It was a good team. They worked hard on their construction project and were able to see a three-room building more than halfway complete. They did the entire foundation and laid the block walls to about 3 1⁄2 feet high— blocks that they also made themselves! This building will be used as Sunday School classrooms and as an outreach as they hold educational and other events to benefit the community of Wampusirpi.
The team was also able to do four evangelistic presentations in different villages. They did use the horses to get to some of the villages, although the ones we had originally planned to visit that were further away, we didn’t get to visit because there was too much rain. Praise to God for the ten young people who prayed to receive Christ! Praise Him also for the many Christians who were encouraged and challenged themselves by the witness and work done by the team.
During the time that we were away, Benjamin and Ana were once again left in charge of the Bible School, and again they did a good job. It was during this time also that we were finally able to get a well drilled right up here on the top of the hill where all the buildings are. Now we just need to get the pipes put in so we can start using our new source of water. This is a huge blessing because all these years we have pumped water up from the creek which is expensive and not even drinkable. We thank Salem Evangelical Church for their donations to make this well possible!
There is now a coffee project going strong here on the property. In the beginning of this year, the students planted several thousand coffee seeds. We cared for them in a nursery-type setting and now, in September, they are being transplanted. The idea is that the profit from selling the coffee will go to support students (after they have graduated from here) who do not have support from their home churches. Our prayer is that God will bless the coffee orchard so that it will be highly productive for many years to come!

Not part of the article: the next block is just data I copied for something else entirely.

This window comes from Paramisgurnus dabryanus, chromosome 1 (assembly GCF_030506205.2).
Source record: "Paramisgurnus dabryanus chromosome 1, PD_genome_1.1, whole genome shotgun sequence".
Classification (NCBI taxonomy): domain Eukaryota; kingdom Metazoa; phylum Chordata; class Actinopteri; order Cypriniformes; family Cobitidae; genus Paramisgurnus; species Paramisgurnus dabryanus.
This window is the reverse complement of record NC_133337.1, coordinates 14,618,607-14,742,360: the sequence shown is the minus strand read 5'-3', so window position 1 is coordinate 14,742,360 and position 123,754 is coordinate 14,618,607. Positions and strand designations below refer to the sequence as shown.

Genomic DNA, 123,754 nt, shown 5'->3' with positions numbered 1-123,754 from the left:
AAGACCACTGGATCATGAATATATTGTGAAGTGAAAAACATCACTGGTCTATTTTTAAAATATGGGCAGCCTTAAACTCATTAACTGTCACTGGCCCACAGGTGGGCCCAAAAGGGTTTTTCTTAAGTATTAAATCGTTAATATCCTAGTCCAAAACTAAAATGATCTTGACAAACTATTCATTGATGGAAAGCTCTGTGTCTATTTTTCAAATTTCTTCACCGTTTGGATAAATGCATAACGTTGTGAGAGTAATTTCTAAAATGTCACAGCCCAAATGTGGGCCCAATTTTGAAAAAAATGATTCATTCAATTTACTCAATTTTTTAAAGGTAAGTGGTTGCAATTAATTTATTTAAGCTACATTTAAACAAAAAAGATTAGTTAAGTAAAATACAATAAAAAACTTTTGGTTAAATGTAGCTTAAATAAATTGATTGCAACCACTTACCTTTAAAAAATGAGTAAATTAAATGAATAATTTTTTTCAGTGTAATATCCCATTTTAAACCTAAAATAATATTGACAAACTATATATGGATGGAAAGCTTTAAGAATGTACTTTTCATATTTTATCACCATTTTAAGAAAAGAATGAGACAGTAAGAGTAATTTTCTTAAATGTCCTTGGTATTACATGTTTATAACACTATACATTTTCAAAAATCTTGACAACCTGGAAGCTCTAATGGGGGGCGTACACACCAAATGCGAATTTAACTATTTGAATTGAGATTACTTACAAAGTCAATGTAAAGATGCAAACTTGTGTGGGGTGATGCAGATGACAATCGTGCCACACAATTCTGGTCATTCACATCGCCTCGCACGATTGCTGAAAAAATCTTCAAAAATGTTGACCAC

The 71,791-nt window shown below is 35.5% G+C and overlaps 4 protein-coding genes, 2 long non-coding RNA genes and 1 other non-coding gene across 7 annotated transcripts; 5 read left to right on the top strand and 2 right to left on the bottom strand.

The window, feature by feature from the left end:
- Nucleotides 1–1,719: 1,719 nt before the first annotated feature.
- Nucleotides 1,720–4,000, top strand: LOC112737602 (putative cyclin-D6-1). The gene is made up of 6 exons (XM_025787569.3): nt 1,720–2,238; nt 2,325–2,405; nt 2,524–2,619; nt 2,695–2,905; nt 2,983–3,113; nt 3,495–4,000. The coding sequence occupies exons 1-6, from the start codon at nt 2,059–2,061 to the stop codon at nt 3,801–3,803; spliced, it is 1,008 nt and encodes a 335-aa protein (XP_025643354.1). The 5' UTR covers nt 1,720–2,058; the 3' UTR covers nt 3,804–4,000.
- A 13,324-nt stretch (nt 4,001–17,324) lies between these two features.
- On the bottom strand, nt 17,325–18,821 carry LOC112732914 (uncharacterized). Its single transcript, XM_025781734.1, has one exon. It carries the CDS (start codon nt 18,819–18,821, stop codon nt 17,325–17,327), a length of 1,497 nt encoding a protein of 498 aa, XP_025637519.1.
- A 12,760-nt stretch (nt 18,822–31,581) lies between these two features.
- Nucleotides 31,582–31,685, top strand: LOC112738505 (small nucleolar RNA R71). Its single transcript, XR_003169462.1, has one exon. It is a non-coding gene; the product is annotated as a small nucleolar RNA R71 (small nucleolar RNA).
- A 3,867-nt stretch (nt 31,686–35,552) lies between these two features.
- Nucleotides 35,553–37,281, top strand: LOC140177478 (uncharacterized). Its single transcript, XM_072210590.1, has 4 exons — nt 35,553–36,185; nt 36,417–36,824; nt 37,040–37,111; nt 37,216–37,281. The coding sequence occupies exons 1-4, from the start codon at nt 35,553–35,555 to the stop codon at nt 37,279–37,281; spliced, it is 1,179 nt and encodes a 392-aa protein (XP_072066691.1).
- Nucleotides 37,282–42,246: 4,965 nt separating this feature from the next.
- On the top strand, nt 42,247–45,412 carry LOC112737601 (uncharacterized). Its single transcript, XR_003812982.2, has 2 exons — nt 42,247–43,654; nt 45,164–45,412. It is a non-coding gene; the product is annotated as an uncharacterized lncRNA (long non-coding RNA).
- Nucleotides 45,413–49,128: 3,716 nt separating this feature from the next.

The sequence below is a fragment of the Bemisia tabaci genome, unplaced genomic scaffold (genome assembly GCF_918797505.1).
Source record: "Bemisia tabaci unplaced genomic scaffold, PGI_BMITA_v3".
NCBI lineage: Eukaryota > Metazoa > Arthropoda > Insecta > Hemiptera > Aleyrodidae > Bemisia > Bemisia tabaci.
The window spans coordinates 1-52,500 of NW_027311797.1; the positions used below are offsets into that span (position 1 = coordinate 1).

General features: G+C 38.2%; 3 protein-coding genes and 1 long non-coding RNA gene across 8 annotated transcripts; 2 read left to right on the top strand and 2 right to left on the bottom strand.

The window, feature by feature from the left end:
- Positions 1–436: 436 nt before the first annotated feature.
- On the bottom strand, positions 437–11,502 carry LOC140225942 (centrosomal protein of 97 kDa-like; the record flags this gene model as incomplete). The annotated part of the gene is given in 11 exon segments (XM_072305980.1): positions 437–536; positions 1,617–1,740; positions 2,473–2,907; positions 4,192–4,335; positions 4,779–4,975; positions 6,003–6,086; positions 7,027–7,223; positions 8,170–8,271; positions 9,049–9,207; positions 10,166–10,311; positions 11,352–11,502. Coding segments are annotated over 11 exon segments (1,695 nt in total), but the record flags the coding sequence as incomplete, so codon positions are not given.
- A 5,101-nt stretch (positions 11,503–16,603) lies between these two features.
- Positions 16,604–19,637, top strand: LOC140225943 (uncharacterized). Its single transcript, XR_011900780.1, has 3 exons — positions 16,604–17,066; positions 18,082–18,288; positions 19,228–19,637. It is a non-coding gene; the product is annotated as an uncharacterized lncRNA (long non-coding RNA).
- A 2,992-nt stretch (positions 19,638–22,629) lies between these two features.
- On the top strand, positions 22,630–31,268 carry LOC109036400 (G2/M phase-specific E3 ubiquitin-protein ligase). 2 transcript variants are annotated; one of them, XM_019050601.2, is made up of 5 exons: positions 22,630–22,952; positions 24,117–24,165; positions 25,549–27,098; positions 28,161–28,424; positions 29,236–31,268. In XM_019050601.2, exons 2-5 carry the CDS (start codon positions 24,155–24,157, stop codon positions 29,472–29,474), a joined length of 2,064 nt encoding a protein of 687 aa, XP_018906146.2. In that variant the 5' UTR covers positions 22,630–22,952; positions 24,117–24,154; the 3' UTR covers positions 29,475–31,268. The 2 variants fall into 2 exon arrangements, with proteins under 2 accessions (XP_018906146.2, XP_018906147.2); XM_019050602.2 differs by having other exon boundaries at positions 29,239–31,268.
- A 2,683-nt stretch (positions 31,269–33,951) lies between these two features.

We have one new student from Choluteca named Rubenia. When she shared with us how God called her to missions and how she ended up at Teen Missions, it was a great example of perseverance. She was convinced that God wanted her to do more than just stay at home going to church. She asked her Pastor what options there were for her to go to a Bible School and he said he would look into it, but then got busy and never did. Finally, she started looking herself. When she found BMT (BiBle, Missionary, & Work Training Center in Spanish), no one took her seriously. When she asked her parents, her dad said “No.” She prayed earnestly that God would show her what to do. Miraculously, when the time for the new term to start was getting close, her father gave his permission and her church gave her an offering to be able to come!
We ask that you continue praying that God would send students to the BMT who are truly willing to give everything to live for Him. Just a few weeks ago, we had to suspend all three of our male students for the poor testimony that they were giving. It is hard, but we believe that God is looking for people who will make a difference in the world. If there are 25 students here next year or none – that is completely up to God, because this school is for Him and He is in control!
I apologize that I never got any new pictures put on Facebook if you checked. The time went by so fast, and we were so busy. But this time I will get more pictures on, so if you ́d like to see them, please check! Thank you!
Together with you for the Kingdom,
Francisco and Kathy Chicas and family